Structures of apolipoprotein A-II and a lipid-surrogate complex provide insights into apolipoprotein-lipid interactions.Kumar, M.S., Carson, M., Hussain, M.M., Murthy, H.M.
(2002) Biochemistry 41: 11681-11691
- PubMed: 12269810
- Primary Citation of Related Structures:  1L6K, 2OU1
- PubMed Abstract:
Apolipoproteins A-I and A-II form the major protein constituents of high-density lipid particles (HDL), the concentration of which is inversely correlated with the frequency of heart disease in humans. Although the physiological role of apolipoprotei ...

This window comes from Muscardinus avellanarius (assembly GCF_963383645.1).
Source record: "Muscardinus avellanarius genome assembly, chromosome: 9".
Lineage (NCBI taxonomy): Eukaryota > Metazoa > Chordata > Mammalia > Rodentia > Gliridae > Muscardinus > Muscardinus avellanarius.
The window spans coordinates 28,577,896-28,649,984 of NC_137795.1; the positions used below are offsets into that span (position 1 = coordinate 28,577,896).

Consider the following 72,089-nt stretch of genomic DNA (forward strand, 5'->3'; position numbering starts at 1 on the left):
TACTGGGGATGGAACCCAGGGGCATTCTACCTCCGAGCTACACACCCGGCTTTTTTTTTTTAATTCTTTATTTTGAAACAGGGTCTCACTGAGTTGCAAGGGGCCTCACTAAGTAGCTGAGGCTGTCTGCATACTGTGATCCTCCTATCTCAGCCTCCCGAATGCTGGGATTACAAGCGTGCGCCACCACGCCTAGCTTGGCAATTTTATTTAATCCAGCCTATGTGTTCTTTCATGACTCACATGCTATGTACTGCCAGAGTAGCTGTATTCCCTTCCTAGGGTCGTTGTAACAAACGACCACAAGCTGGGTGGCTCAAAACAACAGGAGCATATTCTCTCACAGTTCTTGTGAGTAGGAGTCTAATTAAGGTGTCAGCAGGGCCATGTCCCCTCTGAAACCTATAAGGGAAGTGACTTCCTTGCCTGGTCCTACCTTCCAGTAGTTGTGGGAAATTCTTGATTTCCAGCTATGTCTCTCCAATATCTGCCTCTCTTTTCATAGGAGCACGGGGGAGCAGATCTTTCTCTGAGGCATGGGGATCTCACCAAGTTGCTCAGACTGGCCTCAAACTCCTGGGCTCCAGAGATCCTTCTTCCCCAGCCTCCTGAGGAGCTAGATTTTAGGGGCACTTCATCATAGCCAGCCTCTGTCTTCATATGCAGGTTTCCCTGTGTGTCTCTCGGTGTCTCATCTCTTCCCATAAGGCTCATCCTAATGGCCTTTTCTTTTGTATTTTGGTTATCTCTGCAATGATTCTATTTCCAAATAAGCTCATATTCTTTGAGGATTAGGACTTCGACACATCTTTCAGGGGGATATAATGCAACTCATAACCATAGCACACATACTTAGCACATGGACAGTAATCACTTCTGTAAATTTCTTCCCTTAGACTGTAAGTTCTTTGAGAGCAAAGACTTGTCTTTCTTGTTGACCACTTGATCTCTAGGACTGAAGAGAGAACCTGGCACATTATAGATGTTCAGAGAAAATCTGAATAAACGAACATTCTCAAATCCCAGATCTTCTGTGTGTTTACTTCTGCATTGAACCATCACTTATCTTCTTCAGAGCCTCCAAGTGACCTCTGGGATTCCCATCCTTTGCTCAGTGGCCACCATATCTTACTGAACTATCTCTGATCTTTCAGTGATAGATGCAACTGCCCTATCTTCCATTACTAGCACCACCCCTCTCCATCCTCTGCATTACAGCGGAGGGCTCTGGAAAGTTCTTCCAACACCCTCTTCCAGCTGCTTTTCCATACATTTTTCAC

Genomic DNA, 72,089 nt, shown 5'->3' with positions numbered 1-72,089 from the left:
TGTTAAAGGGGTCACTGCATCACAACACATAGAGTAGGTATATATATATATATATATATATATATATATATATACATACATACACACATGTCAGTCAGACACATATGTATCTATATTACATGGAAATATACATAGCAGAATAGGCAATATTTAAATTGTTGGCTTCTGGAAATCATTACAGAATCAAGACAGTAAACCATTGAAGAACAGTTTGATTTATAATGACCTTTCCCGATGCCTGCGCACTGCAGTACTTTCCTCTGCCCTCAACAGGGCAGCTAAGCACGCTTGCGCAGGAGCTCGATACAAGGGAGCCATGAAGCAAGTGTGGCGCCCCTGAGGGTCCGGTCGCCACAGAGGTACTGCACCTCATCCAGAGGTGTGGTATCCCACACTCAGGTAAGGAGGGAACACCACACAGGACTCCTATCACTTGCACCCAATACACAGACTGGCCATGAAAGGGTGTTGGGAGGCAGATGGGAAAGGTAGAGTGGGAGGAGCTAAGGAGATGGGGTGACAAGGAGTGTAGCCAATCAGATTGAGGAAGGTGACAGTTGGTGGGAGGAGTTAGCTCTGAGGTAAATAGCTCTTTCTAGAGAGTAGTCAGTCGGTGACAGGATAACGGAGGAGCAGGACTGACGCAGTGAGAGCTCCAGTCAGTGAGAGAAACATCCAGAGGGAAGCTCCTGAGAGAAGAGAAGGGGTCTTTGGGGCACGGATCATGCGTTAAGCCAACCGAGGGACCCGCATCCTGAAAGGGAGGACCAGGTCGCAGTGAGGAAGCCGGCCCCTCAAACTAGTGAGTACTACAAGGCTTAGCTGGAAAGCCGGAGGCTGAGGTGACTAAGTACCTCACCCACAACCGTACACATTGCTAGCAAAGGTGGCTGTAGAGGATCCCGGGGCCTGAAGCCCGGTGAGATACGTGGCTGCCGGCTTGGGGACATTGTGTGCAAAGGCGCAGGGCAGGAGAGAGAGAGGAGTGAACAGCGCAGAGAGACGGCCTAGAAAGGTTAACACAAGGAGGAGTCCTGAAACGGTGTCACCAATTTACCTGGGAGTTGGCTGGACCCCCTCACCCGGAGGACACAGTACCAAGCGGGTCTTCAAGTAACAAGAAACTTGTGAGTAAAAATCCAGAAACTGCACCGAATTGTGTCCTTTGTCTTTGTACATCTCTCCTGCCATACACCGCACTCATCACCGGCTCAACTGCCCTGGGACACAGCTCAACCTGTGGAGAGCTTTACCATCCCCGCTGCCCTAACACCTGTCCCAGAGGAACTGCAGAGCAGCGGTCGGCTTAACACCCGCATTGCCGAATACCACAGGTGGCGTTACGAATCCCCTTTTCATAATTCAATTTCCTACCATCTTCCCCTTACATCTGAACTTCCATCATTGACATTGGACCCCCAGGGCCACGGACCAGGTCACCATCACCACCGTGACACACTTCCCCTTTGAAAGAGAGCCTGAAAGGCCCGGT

Apolipoproteins A-I and A-II form the major protein constituents of high-density lipid particles (HDL), the concentration of which is inversely correlated with the frequency of heart disease in humans. Although the physiological role of apolipoprotein A-II is unclear, evidence for its involvement in free fatty acid metabolism in mice has recently been obtained. Currently, the best characterized activity of apolipoprotein A-II is its potent antagonism of the anti-atherogenic and anti-inflammatory activities of apolipoprotein A-I, probably due to its competition with the latter for lipid acyl side chains in HDL. Many interactions of apolipoprotein A-I with enzymes and proteins involved in reverse cholesterol transport and HDL maturation are mediated by lipid-bound protein. The structural bases of interaction with lipids are expected to be common to exchangeable apolipoproteins and attributable to amphipathic alpha-helices present in each of them. Thus, characterization of apolipoprotein-lipid interactions in any apolipoprotein is likely to provide information that is applicable to the entire class. We report structures of human apolipoprotein A-II and its complex with beta-octyl glucoside, a widely used lipid surrogate. The former shows that disulfide-linked dimers of apolipoprotein A-II form amphipathic alpha-helices which aggregate into tetramers. Dramatic changes, observed in the presence of beta-octyl glucoside, might provide clues to the structural basis for its antagonism of apolipoprotein A-I. Additionally, excursions of individual molecules of apolipoprotein A-II from a common helical architecture in both structures indicate that lipid-bound apolipoproteins are likely to have an ensemble of related conformations. These structures provide the first experimental paradigm for description of apolipoprotein-lipid interactions at the atomic level.
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